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15. QUESTION No. 6 It would have been most desirable for the respondents in the Writ Petition to file a counter. But that was not done. Though an argument was advanced by Mr. Muthanna that counter had been filed to the interlocutory application and that would enure to the benefit of the Writ Petition, we are not inclined to accept this argument. If the respondents in the Writ Petition were interested in opposing the Writ Petition, counters ought to have been filed meeting the allegations made in the Writ Petition. A case is made out before us that time was asked for to file counter and that was denied by the learned Judge. What would be the position in the absence of a counter by the first appellant, could now be considered. In Hem Lall Bhadari's case at page 765, paragraph-7 states:"7. The petitioner has made various allegations of mala fides against the Chief Minister of Sikkim. These allegations are not supported by any acceptable evidence. Therefore, we do not propose to consider them. Much was made of the fact that the Chief Minister has not filed a Counter Affidavit himself denying the allegations. According to us, it is not necessary since the allegations are wide in nature and are bereft of details. We do not think it necessary in all cases to call persons placed in high positions to controvert allegations made against them by filing affidavits unless the allegations are specific, pointed and necessary to be controverted. We, therefore, propose to confine ourselves purely to the question whether there has been a violation of the mandatory provisions contained in Section 8 of the Act, or not." The allegations made against the first appellant are that he was in a position to exercise influence over the members of the Tribunal who have not been impleaded. As to when their appointments took place and what role did the first appellant play in their appointments, are not stated. What was the nature of the influence exercised by him is again not stated. Even the names of the members of the Tribunal are not mentioned. The allegations against the first appellant are bald in nature. Therefore, we consider that the dictum of the above ruling will apply to the facts of this case. So we answer question No. 6. 16. QUESTION No. 7 This question, in our considered view, is important. It has already been seen that the orders of the Tribunal dated 16-2-1979 and 20-12-1980 have become final. They are inter parties and as such they are binding between them. As stated earlier, the learned single Judge went into the merits and set aside the orders of the Tribunal without even finding whether those orders were actuated by bias because of the influence exercised by the first appellant. Much was made of the fact before us, as urged before the learned Judge that, having regard to the statements made by the tenants in the interlocutory proceedings for injunction it would be improbable that they gave statements before the Tribunal denying cultivation of Sy.Nos. 114 and 115. We scrupulously avoid going into the merits, and we approach the matter this way: Can an order which is binding between the parties and which the Tribunal has jurisdiction to pass, be questioned in a collateral fashion. If it is permitted, in law is not the doctrine of finality of Judgments rendered nugatory? We would like to quote some passages from the Treatise of the Law of Judgments by A.C. Freeman, Fifth Edition, Vol.1, Page 665:"Fraud in procuring a settlement and stipulation for dismissal of an action is ground for setting aside the Judgment of dismissal, but an action to set aside the agreement, ignoring the Judgment, is a collateral attack on the latter and not permissible; nor is a Judgment of dismissal entered by stipulation, in an action to recover shares of corporate stock, subject to collateral attack upon the ground that the agreement to compromise and dismiss the action was induced by defendant's fraudulent misrepresentation of facts concerning the value of the stock. There is no merit in a collateral contention against a Judgment that the cause of action upon which it is based was affected with fraud, as that the contract upon which the cause arose was obtained through fraudulent misrepresentations or that the Judgment was taken for too great an amount and was therefore fraudulent to the extent of this excess. A Judgment, regular on its face, rendered against a city or a board of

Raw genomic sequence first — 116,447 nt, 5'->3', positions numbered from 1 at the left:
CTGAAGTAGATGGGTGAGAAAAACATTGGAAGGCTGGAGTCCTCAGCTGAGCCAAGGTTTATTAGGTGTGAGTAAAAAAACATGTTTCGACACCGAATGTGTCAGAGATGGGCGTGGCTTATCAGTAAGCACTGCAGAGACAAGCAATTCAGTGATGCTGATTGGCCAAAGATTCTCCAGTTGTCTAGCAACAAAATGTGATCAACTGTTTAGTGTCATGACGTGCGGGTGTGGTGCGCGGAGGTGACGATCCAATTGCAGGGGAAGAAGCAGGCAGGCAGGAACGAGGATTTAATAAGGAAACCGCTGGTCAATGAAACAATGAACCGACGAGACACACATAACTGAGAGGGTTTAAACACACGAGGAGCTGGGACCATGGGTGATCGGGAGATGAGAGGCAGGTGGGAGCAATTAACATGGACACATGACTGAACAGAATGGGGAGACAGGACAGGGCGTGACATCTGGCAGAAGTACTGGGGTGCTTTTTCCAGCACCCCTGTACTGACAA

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education cannot, in mandamus to enforce it, be successfully assailed on the ground that it was entered by consent of officials where there is nothing to show that such collusion or fraud was practiced in obtaining jurisdiction. A party assailing a Judgment or decree upon the ground that it was procured by fraud must meet the requirements of the law as to pleading the fraud, conforming to the well established rule that the acts constituting the fraud must be specifically pleaded; in other words, that he must do something more than charge the fraud generally." No doubt fraud unravels everything. But there is no such allegation here, muchless an allegation conforming to law as seen from the above extract. We may also refer to Jurisdiction and illegality by Amnon Rubinstein, '1965 Edition, and it is stated at Pages 35 and 36 thus:"The distinction between direct and collateral methods of attack is inevitable in any legal system. Though the subject has received more attention in the United States, the distinction itself dates back to the very origins of the common law. The Courts have always refused to allow collateral impeachment of an apparently valid Judgment for otherwise it 'would be blowed off by a side wind'; however, they have also claimed an inherent power to determine whether the Judgment EXISTED IN THE FIRST PLACE, when such a question was raised Incidentally. The question was posed in PAPILLON v. BUCHER, an action in tort involving an adjudication by the Commissioners of Excise; the Court was faced with the question 'whether the validity of the (Commissioner's) Judgment might afterwards be drawn in question in this Court, in this action.' Counsel for plaintiff stated the law correctly when replying 'that it might; for if such Commissioners, who have but a limited jurisdiction, go beyond it, what they do is CORAM NON JUDICE...'. Thus a Court which has no jurisdiction to deal with the question in proceedings directly challenging the disputed decision, can pass upon the validity of that decision (i.e. whether it was valid or null) when that issue is raised incidentally. Where the existence or non-existence of a certain act purporting to have legal consequences is relevant to the legal dispute over which the Court has jurisdiction, this issue is examinable. This is so even where the disputed decision lies within the exclusive jurisdiction of another Court or Tribunal. This old Common Law Rule received its conclusive stamp of approval in the famous DUCHESS of KINGSTON's CASE. Once this principle was established, any Court of law was not only authorised but required to go behind the facade of an apparently valid decision and to examine its validity. The doctrine of collateral attack is thus governed by two factors: (a) The Court is NOT bound by an apparently binding decision made by an otherwise authorised Court or Tribunal. (b) The Court, however, does not sit as a reviewing Court and cannot enter into the legality of the decision challenged. It can only examine whether such decision exists; in other words, it may examine the question of jurisdiction." Therefore, in our considered view, under Article 226 we do not sit as a Reviewing Court, nor can we enter into the illegality of the decision challenged. We are to only examine the question of jurisdiction. So examined, we cannot but conclude that there is no lack of jurisdiction. One Supreme Court Ruling which has a great bearing on this question is NARESH v. STATE OF MAHARASHTRA, . Headnote (C) reads:"When a Judge deals with matters brought before him for his adjudication, he first decides question of fact on which the parties are at issue, and then applies the relevant law to the said facts. Whether the findings of fact recorded by the Judge are right or wrong, and whether the conclusion of law drawn by him suffers from any infirmity, can be considered and decided if the party aggrieved by the decision of the Judge takes the matter up before the Appellate Court. But it is singularly inappropriate to assume that a judicial decision pronounced by a Judge of competent jurisdiction in or in relation to a matter brought before him for adjudication can